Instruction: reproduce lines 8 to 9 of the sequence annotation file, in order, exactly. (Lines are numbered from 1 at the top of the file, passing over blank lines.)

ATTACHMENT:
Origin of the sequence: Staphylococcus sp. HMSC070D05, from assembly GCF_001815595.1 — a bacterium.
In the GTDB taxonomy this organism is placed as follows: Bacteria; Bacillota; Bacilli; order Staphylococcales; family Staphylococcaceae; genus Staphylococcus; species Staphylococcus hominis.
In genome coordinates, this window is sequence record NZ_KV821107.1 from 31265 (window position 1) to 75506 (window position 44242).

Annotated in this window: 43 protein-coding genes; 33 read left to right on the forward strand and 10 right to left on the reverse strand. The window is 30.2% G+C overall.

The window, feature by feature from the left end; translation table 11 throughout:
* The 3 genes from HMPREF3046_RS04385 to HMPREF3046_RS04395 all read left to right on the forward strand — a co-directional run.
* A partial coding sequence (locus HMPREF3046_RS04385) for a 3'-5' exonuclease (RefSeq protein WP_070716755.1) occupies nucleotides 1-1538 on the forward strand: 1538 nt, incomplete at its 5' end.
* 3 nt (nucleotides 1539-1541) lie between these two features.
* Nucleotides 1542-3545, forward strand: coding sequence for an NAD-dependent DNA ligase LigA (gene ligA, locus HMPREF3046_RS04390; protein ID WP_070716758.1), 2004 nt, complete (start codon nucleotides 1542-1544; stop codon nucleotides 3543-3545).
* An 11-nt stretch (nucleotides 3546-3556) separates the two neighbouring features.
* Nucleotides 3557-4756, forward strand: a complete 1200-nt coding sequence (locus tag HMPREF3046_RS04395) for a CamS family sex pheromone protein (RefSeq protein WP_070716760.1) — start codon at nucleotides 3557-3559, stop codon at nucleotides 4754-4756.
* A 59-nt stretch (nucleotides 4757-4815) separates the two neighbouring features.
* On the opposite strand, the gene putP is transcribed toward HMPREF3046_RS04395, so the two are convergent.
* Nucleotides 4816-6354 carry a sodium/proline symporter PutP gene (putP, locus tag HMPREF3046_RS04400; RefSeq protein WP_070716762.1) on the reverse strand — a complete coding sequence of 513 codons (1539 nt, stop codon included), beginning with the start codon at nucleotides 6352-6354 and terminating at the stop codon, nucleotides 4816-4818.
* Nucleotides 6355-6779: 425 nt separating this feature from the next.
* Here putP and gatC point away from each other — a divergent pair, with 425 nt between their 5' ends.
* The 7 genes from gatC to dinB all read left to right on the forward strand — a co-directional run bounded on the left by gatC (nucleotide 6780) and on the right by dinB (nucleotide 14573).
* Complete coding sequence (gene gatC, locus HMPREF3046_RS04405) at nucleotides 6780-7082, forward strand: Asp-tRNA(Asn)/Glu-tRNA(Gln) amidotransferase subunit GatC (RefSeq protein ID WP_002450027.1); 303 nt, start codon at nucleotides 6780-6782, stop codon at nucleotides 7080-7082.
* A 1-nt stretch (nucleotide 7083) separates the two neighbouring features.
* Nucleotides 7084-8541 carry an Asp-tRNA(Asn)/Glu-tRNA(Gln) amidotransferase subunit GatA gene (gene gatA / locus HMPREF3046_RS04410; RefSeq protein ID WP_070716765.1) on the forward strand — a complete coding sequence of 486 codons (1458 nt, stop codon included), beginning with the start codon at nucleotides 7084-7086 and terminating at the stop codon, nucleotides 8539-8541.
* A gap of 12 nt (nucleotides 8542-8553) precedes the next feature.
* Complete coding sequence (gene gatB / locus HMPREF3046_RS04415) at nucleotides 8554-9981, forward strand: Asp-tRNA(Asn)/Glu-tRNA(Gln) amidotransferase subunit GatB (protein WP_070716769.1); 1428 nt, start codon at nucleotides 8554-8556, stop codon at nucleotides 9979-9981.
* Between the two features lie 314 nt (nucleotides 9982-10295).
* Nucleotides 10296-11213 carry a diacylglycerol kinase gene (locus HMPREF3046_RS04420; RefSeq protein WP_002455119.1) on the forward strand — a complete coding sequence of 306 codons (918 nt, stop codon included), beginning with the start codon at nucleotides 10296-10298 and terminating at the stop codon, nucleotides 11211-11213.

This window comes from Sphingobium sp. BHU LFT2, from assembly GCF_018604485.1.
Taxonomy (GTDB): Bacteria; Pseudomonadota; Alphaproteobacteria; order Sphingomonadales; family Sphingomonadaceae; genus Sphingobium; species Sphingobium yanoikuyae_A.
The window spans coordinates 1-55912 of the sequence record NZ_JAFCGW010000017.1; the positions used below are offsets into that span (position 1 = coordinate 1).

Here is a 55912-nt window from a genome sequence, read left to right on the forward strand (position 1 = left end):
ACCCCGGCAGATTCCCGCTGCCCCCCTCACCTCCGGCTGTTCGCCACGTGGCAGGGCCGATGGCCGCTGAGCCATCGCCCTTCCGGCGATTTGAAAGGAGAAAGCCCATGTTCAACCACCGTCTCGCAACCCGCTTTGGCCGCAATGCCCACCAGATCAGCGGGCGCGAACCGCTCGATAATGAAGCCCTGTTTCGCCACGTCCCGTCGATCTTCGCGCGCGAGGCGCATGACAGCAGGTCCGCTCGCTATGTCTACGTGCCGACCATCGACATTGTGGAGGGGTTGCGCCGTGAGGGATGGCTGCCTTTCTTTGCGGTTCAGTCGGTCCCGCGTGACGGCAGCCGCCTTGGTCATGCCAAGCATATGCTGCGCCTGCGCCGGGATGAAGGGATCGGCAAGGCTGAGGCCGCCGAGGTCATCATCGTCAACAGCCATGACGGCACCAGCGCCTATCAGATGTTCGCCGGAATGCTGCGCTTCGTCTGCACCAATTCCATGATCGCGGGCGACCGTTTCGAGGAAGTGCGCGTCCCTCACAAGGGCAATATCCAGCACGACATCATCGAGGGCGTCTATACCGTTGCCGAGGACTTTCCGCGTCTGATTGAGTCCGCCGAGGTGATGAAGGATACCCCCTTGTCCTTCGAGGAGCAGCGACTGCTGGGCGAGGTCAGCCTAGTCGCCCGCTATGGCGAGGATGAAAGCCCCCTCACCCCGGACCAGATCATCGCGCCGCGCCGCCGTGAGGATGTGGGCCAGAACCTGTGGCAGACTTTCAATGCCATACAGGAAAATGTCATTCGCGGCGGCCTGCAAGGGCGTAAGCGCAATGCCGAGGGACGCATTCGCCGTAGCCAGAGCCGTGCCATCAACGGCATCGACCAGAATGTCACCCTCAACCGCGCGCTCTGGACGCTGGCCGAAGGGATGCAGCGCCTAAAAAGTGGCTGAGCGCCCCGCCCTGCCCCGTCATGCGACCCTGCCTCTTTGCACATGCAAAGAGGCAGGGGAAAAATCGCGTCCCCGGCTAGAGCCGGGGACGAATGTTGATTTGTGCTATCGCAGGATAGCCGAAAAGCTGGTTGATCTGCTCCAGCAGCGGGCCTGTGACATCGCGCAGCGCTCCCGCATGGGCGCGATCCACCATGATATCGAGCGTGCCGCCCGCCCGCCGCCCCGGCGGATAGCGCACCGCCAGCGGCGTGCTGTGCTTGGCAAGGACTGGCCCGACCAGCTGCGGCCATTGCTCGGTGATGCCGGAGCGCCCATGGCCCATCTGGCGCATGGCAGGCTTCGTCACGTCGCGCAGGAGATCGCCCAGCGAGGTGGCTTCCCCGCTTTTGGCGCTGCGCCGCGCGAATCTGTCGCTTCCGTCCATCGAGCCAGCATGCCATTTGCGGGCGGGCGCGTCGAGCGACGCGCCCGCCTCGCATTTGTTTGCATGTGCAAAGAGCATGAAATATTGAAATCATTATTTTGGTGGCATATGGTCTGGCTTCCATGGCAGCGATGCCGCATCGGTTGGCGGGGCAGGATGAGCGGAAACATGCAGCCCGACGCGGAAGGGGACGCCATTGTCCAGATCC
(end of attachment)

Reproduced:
* 3 nt (nucleotides 1539-1541) lie between these two features.
* Nucleotides 1542-3545, forward strand: coding sequence for an NAD-dependent DNA ligase LigA (gene ligA, locus HMPREF3046_RS04390; protein ID WP_070716758.1), 2004 nt, complete (start codon nucleotides 1542-1544; stop codon nucleotides 3543-3545).